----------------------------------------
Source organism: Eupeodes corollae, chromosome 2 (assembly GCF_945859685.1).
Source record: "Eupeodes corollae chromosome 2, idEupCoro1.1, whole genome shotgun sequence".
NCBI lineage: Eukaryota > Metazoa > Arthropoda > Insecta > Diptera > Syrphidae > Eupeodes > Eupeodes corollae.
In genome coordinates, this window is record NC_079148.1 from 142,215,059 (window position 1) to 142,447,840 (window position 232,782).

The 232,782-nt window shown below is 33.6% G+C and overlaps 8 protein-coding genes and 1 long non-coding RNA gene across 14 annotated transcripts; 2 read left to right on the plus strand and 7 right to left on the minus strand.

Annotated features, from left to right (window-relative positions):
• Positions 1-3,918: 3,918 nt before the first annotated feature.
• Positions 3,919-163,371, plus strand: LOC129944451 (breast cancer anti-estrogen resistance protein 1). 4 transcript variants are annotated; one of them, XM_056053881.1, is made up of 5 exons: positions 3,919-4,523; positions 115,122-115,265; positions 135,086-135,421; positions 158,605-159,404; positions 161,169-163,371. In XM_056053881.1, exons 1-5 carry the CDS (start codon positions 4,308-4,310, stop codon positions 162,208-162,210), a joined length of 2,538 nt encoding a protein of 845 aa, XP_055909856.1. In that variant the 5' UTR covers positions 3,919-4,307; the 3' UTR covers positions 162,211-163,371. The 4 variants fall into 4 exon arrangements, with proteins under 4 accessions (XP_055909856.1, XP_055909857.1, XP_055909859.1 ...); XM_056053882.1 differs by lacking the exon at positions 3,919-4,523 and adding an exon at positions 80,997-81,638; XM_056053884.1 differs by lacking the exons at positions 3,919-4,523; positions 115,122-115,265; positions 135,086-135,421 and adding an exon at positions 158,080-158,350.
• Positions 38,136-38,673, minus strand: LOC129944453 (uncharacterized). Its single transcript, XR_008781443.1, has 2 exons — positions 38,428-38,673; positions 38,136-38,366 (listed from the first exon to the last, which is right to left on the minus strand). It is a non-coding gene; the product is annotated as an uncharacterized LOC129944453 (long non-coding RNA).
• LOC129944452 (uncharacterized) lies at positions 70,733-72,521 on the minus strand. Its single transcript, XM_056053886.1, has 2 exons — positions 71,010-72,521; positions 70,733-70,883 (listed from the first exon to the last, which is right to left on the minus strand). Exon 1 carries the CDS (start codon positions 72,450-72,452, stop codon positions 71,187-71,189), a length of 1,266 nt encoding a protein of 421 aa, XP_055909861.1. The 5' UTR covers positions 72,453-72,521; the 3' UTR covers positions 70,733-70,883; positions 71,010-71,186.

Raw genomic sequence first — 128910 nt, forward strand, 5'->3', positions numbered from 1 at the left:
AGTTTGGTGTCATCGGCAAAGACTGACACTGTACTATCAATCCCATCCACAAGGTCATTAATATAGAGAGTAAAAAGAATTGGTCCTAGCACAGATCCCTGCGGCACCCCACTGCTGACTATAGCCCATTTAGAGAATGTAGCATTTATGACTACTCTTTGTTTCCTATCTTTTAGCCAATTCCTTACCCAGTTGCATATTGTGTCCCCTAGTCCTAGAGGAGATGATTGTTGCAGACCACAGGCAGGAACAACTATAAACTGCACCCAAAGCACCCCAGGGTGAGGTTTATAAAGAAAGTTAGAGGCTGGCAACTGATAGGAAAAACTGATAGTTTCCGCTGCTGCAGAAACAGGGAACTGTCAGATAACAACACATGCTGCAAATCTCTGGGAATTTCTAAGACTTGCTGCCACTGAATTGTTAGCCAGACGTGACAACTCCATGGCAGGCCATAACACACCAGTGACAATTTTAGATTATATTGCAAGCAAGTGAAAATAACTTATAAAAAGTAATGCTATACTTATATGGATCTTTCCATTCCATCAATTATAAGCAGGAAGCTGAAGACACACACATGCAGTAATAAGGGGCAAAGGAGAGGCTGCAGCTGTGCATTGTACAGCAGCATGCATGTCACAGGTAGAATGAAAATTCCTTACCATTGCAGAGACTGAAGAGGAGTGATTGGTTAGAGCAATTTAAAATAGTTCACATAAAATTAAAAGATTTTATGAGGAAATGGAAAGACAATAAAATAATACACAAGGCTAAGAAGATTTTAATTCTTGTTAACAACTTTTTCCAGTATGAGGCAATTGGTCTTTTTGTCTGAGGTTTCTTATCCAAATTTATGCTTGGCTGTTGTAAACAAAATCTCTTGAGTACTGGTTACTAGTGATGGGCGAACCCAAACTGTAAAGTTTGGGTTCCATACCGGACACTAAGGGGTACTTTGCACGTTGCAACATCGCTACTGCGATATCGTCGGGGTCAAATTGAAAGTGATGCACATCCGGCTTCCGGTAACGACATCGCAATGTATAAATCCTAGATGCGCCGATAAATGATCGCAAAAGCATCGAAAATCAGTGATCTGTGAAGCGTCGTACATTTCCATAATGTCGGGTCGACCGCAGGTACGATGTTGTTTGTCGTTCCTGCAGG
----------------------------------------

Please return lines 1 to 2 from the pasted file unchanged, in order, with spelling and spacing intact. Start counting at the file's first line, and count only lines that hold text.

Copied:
Source organism: Eupeodes corollae, chromosome 2 (assembly GCF_945859685.1).
Source record: "Eupeodes corollae chromosome 2, idEupCoro1.1, whole genome shotgun sequence".